The Australian sharemarket snapped its three-day winning streak after US Federal Reserve chairman Ben Bernanke failed to “guide” markets with strong hints that further stimulus was on the cards, although investors retained some hope that he would be more forthcoming during his second speech to US lawmakers tonight.
Last night US markets initially slumped around 1.2 per cent after the Fed chairman’s speech, but they recovered to close up 0.6 per cent after he detailed future stimulus options during question time.
However, with gold and credit markets reflecting the growing view that the preferred route of quantitative easing was unlikely in the near term, miners dragged the S&P/ASX 200 index 17.2 points, or 0.42 per cent, down to 4123.6 points.
The selloff was led by Rio Tinto and BHP Billiton, despite both posting record iron ore volumes in the June-quarter, as doubts mounted over their abilities to sustain growth momentum amid a Chinese slowdown.
Underscoring the negative sentiment, yesterday the spot iron ore price broke through technical support, falling 70¢ to an eight-month low of $US129.40.
Copper initially pared its overnight 1.2 per cent loss but was little changed at $US7600 a tonne at midday, while gold dropped $US13 to $US1580 an ounce.
The Australian dollar fell to a low of $US1.0235 last night, then bounced to $US1.0330 before settling little changed since yesterday at $US1.03.
The Shanghai composite index was off 0.8 per cent at the close of the ASX, while Japan’s Nikkei index was down 0.3 per cent.
“The problem for markets now is that they are prone to disappointment should the Fed be seen to be procrastinating on August 1 following its next policy meeting,” National Australia Bank global head of currency strategy Ray Attrill said.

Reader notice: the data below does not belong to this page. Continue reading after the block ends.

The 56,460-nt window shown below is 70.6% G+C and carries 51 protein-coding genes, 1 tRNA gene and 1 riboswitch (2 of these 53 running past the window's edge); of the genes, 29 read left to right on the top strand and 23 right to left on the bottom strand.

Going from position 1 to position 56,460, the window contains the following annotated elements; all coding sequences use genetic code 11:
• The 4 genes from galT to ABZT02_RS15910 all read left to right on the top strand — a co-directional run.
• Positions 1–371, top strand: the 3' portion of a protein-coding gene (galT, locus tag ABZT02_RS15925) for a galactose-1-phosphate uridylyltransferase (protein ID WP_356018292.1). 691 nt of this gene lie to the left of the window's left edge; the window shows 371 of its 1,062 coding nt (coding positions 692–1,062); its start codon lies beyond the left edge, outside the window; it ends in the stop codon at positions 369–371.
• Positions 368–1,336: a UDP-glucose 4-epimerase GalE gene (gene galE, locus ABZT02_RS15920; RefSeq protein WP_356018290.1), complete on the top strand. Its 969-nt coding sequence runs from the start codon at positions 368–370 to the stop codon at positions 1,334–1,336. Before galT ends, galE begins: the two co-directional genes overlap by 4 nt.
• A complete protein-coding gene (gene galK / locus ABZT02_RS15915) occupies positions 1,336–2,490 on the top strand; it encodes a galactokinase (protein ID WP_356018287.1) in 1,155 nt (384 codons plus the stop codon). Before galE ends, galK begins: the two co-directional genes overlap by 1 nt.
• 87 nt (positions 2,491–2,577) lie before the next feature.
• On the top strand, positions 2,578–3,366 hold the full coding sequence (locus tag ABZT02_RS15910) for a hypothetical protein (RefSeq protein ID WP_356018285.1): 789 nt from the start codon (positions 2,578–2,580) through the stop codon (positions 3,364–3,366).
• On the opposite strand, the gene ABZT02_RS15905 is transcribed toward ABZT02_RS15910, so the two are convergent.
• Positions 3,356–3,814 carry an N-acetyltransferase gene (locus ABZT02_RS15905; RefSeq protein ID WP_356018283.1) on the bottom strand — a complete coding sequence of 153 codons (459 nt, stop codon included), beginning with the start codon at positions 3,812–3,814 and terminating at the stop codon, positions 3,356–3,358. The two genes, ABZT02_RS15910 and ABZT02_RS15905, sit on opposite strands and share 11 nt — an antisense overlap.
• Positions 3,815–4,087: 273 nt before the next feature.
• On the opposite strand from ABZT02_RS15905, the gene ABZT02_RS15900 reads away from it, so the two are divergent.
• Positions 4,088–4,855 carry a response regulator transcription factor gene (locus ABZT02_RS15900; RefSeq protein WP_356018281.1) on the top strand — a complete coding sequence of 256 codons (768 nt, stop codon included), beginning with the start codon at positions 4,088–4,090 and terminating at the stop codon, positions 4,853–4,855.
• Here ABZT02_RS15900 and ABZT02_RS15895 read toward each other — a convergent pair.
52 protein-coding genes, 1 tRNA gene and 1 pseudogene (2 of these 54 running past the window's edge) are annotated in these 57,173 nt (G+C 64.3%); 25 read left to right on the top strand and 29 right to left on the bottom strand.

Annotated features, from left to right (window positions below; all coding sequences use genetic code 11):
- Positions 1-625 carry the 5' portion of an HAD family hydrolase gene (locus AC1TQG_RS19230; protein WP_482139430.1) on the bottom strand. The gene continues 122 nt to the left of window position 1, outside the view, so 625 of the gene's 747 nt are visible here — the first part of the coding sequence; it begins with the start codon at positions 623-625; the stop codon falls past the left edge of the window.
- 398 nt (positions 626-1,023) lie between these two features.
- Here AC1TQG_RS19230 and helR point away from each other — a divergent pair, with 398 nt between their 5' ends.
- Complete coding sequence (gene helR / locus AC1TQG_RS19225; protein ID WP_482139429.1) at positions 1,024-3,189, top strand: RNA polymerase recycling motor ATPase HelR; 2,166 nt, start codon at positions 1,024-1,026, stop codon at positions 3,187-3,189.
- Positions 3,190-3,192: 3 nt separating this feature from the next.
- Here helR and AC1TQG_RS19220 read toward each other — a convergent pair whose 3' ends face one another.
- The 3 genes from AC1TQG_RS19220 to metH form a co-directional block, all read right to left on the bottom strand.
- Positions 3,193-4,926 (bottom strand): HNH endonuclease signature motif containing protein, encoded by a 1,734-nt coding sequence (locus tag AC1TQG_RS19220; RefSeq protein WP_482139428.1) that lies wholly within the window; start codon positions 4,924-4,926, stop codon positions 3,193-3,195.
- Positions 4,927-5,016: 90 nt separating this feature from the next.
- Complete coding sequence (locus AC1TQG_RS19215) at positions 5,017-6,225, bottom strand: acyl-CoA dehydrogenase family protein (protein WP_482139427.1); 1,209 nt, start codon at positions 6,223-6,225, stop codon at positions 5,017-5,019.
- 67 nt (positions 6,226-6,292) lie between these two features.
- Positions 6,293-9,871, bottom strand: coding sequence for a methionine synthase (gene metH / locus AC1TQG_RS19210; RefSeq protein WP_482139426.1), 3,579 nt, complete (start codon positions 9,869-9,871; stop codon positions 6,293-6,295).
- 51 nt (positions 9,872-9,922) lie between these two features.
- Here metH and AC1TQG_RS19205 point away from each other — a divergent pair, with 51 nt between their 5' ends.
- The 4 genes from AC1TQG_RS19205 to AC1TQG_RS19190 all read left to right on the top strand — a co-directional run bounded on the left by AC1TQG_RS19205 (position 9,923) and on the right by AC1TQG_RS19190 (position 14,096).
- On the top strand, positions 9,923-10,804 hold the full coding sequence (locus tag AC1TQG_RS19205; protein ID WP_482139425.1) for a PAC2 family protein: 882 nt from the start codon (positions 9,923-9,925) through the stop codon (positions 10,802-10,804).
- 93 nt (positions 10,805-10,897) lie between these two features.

The Fed has attracted much criticism from Republican politicians in the past four years, and other analysts have noted that because of the looming US Presidential elections in November it was becoming increasingly difficult for the Fed to act without attracting negative criticism that it was favouring incumbent President Barack Obama over his Republican rival Mitt Romney.
Overnight Spanish bonds edged one point higher to 6.83 per cent as market attention switched to the US where yields across the curve to 30-years were near record lows, providing little justification for Dr Bernanke to justify further bond purchases as part of another quantitative easing programme.
The broader All Ordinaries index was down by 18.9 points, or 0.45 per cent, at 4156.4.
The September share price index futures contract was 19 points lower at 4087, with 23,718 contracts traded.Local investors did not buy Dr Bernanke’s message as Americans had because the Australian bourse was so resources-heavy and there were concerns about commodities demand, CMC Markets senior trader Tim Waterer said.
“We probably would’ve liked him to lean one way or another with QE3 (quantitative easing) in coming months,” he told AAP.“The market likes to deal in shades of black and white; grey is met with a selling approach as we’ve seen today.
“It was a tale of two halves in the market today with any buying momentum going towards financial stocks eking out modest gains.”Resources stocks, including mining and energy companies, finished more than two per cent weaker.
BHP Billiton shrank 61 cents, or 1.98 per cent, to $30.29, which is its lowest level since February 2009.
Investors were more concerned about the future including slowing growth in China and the dire economic situation in Europe, than the mining giant’s June quarter production report in which it lifted iron ore production to record levels.
Fellow mining major Rio Tinto faced the same issues, plunging to three-year lows, shedding $1.66, or 3.5 per cent, to $52.78.
The higher dividend paying banks fared better, with the biggest market value company on the ASX after BHP, Commonwealth Bank, the best performer up 35 cents to $55.25.
Westpac was nine cents stronger to $22.59, as was ANZ which lifted nine cents to $22.96, and National Australia Bank gained seven cents to $23.77.
Ports operator Asciano closed three cents stronger at $4.37 after wearing union criticism for plans to cut 270 jobs once a $348 million expansion of its container terminal at Sydney’s Port Botany is completed in 2014.
Gerard Lighting Group shares leapt up 21.5 cents to $1.02 on resumption of trading after it recommended shareholders accept a $186 million takeover offer from Lighting Group Australia Pty Ltd.National turnover was 1.4 billion securities worth $3.5 billion, with 355 stocks up, 519 down and 349 unchanged.
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